Recently, a group of University of Pittsburgh researchers partnered on a text-message based intervention for young adults at risk for binge drinking. To their delight, a series of text message reminders and encouragements to reduce alcohol consumption significantly decreased alcohol consumption in the test subjects. The university/researchers commercialized the application, CaringTXT, and distributed it for use at universities throughout the US.
However, a fundamental question remained: what is the underlying reason why such an intervention worked? What is it about the participants’ attitudes toward alcohol that would cause a series of text messages to reduce their consumption?
In the fall of 2016 researchers asked NuRelm to develop a mobile app that would test their study participants’ attitudes/beliefs toward alcohol, using commonly employed clinical psychology tools (stroop test, questionnaires to identify biases/beliefs surrounding alcohol, alcohol approach and avoidance tasks).
The study was designed for participants to use their own smartphones to download an app and complete a series of tasks. In research and clinical trials this is referred to as BYOD, or “bring your own device”, and is uncommon because there are many variables associated with different hardware, software, and operating system parameters.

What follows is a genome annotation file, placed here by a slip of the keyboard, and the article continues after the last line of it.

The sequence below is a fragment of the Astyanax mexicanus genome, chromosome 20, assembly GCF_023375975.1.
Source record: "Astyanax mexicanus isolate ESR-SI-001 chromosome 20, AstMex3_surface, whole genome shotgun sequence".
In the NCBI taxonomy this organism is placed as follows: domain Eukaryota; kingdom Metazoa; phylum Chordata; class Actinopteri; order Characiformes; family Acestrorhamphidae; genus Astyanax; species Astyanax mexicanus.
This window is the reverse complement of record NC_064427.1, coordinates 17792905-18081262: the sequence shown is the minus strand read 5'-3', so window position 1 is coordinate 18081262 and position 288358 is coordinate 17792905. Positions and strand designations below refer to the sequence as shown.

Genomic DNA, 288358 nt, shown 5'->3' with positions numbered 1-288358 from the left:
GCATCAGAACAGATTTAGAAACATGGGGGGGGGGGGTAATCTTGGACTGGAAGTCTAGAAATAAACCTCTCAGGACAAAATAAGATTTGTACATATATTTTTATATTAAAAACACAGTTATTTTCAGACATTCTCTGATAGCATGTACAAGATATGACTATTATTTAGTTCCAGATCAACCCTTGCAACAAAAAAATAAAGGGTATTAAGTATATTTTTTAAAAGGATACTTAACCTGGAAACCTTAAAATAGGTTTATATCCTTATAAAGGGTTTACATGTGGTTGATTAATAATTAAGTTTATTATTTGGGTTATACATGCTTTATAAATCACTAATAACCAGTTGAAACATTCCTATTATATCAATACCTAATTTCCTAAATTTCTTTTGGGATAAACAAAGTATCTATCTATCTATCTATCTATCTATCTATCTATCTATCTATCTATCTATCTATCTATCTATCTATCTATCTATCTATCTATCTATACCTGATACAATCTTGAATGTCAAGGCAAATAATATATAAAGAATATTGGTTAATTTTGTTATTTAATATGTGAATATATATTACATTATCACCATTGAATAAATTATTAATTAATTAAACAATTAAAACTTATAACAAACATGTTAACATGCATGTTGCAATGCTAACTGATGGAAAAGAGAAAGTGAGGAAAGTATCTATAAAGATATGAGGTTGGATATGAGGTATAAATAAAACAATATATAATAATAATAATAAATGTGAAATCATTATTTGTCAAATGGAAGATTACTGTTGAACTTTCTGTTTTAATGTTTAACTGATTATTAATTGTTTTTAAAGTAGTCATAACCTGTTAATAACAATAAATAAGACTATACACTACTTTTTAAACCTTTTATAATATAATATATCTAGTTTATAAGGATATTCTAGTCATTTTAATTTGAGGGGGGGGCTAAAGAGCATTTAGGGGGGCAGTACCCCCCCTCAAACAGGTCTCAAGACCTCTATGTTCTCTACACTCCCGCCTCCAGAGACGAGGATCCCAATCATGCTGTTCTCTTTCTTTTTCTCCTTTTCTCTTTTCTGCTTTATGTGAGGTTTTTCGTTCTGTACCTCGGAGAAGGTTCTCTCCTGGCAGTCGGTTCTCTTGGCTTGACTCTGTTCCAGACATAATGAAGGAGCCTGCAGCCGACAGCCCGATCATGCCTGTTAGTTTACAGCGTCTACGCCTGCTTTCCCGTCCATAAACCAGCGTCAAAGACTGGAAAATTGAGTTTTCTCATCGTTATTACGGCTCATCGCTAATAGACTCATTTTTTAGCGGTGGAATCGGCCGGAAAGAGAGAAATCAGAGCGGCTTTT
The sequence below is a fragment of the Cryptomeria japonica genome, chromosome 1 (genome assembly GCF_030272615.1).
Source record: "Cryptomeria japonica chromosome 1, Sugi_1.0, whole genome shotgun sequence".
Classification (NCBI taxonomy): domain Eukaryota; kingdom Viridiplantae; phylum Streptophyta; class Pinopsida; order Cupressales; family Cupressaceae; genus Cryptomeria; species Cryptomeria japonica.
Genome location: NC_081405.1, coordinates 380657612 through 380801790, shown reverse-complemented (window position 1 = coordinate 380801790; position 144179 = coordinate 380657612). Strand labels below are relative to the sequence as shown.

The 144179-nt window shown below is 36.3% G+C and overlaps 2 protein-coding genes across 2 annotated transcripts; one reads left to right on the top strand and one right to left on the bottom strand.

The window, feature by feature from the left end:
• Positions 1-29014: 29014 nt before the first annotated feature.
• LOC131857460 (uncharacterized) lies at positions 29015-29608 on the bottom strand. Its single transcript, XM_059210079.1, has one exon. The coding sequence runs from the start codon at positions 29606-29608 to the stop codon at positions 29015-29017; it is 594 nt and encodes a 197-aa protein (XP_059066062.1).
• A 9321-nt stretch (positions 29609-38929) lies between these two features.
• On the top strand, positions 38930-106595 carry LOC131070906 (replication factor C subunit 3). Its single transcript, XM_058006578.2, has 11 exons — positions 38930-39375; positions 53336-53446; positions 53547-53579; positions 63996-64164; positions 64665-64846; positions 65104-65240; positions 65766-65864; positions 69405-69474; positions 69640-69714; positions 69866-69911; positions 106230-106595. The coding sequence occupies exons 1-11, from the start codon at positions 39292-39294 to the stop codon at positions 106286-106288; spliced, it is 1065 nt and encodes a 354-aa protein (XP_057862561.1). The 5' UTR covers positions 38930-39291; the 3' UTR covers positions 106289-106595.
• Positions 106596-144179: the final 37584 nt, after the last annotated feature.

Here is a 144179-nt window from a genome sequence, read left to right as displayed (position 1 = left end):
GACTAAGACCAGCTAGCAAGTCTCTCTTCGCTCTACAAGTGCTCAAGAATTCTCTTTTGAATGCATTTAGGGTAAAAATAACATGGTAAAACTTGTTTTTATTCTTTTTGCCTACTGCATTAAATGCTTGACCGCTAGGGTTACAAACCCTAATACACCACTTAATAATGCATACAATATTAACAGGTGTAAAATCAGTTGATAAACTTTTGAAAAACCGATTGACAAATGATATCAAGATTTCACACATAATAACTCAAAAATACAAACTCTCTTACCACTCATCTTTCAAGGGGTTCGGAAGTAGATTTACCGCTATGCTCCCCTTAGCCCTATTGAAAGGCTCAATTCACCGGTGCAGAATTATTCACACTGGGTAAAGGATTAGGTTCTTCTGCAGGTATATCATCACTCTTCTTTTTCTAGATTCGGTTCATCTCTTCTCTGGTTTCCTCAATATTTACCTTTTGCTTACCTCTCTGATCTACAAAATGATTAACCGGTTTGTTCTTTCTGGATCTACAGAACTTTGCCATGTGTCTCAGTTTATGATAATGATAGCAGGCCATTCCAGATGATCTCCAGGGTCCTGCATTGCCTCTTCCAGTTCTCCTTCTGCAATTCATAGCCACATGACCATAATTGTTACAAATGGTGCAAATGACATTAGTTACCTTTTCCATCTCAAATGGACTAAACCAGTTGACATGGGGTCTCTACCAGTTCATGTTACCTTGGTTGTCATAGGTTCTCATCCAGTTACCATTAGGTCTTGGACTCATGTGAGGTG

NuRelm conducted extensive testing to demonstrate latency across various devices and configurations to ensure results coming from a mobile app would be accurate. After conducting statistical analysis of the results, NuRelm developers and researchers concluded that the data was minimally variable if certain devices and configurations were supported, so the project moved forward.
Using the Ionic mobile framework, NuRelm developers built a mobile application, Mechanisms for Alcohol Treatment Change (MATCH) Trial, for study participants to perform the tasks, get information on the study, communicate with researchers, and receive financial rewards for successful completion of their tasks. To support the researchers’ efforts to onboard participants, review their data, and download results for off-line analysis, NuRelm developers built a web portal on the Ruby on Rails framework.
To date, a sizable group of young adults has been recruited from emergency rooms to participate in the study. Hopefully, with the help of MATCH, we will understand the mechanisms by which at-risk individuals respond to systems of text reminders and encouragements, and how the language, timing, and nature of those communications can be refined to further improve outcomes and the safety and well-being of young adults.